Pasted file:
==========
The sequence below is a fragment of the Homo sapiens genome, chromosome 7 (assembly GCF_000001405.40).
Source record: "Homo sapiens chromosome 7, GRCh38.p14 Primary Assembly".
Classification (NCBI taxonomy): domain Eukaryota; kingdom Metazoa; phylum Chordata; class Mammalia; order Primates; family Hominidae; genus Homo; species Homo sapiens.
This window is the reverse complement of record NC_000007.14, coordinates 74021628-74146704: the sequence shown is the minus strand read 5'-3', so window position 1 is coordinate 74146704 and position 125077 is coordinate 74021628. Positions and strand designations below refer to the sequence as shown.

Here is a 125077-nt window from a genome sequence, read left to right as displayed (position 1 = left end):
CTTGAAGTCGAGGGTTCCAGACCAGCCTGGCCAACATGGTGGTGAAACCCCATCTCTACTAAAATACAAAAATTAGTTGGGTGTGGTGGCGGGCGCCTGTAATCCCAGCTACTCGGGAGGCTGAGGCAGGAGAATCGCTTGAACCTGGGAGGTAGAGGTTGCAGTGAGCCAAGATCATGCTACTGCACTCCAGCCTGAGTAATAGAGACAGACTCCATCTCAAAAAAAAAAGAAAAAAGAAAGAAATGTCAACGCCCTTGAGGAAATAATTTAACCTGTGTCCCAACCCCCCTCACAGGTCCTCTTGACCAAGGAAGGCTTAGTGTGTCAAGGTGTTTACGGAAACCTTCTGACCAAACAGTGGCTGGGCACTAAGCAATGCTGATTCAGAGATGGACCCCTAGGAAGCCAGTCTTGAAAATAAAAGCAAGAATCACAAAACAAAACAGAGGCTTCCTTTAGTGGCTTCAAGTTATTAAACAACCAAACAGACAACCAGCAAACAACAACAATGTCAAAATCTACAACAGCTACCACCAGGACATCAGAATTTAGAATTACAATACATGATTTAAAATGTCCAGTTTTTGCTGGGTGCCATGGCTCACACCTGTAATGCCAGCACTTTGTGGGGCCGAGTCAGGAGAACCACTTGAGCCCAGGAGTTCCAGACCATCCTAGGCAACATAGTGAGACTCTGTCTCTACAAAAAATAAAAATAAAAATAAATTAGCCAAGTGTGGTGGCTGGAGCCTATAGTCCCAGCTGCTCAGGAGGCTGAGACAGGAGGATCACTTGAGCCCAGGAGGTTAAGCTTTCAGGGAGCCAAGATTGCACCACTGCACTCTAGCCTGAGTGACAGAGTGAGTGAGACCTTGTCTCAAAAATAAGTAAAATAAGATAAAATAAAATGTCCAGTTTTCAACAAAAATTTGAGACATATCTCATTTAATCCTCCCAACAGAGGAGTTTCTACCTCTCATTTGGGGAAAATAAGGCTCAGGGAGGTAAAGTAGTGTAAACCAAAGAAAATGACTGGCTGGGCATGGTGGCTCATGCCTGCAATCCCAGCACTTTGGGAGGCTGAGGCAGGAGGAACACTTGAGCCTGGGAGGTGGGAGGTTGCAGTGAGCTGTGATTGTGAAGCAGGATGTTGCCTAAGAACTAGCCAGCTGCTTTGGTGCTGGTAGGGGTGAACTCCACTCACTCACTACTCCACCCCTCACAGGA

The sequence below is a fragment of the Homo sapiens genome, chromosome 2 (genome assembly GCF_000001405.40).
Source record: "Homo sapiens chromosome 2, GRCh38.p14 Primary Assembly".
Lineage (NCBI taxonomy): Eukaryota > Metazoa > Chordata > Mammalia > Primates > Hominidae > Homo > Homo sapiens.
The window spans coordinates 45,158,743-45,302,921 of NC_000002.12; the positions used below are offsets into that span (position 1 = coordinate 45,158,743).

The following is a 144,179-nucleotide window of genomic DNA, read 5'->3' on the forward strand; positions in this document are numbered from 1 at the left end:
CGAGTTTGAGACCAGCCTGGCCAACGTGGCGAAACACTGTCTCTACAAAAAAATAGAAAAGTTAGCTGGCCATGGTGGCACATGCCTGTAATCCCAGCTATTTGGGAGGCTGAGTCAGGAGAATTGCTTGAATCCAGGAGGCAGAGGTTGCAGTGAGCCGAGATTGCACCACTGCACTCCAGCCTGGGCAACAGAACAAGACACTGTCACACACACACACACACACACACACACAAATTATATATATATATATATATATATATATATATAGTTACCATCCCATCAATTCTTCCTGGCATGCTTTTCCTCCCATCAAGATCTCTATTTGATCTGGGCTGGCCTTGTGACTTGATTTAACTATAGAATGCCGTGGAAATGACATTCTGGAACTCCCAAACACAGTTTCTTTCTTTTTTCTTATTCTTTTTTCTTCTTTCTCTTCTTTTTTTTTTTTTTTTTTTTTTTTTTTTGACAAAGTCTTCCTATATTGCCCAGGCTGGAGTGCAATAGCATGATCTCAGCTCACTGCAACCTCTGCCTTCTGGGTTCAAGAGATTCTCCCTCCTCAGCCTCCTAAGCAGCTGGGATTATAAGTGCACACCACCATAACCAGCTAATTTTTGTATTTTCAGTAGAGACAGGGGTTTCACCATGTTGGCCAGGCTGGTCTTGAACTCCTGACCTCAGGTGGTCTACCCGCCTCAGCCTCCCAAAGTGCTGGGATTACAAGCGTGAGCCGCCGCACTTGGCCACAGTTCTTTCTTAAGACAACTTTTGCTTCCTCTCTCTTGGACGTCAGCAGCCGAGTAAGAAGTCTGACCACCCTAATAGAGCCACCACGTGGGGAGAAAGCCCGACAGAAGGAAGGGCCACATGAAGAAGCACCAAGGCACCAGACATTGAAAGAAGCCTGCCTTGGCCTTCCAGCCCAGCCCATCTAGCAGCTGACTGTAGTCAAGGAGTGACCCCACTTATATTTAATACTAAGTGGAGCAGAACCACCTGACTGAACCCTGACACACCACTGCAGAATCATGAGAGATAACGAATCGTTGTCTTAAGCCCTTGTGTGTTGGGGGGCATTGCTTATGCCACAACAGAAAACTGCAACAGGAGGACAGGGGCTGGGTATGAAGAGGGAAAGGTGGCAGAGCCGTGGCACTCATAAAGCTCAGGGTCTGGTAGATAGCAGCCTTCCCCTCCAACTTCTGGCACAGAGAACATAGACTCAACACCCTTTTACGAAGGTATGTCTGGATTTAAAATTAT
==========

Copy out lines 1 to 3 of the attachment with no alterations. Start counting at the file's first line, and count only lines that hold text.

The sequence below is a fragment of the Homo sapiens genome, chromosome 7 (assembly GCF_000001405.40).
Source record: "Homo sapiens chromosome 7, GRCh38.p14 Primary Assembly".
Classification (NCBI taxonomy): domain Eukaryota; kingdom Metazoa; phylum Chordata; class Mammalia; order Primates; family Hominidae; genus Homo; species Homo sapiens.